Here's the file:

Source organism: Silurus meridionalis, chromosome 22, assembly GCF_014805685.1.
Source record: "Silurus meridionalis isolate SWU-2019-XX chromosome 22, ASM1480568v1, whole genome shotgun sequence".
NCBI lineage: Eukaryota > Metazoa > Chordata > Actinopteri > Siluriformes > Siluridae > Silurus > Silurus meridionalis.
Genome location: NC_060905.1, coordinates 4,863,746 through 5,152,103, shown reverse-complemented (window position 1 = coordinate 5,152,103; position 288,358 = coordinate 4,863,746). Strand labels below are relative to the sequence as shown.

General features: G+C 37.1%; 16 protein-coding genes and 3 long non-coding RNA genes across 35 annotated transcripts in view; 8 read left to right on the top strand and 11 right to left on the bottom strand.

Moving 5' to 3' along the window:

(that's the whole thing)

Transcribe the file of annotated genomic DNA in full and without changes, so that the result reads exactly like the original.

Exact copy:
Source organism: Silurus meridionalis, chromosome 22, assembly GCF_014805685.1.
Source record: "Silurus meridionalis isolate SWU-2019-XX chromosome 22, ASM1480568v1, whole genome shotgun sequence".
NCBI lineage: Eukaryota > Metazoa > Chordata > Actinopteri > Siluriformes > Siluridae > Silurus > Silurus meridionalis.
Genome location: NC_060905.1, coordinates 4,863,746 through 5,152,103, shown reverse-complemented (window position 1 = coordinate 5,152,103; position 288,358 = coordinate 4,863,746). Strand labels below are relative to the sequence as shown.

General features: G+C 37.1%; 16 protein-coding genes and 3 long non-coding RNA genes across 35 annotated transcripts in view; 8 read left to right on the top strand and 11 right to left on the bottom strand.

Moving 5' to 3' along the window: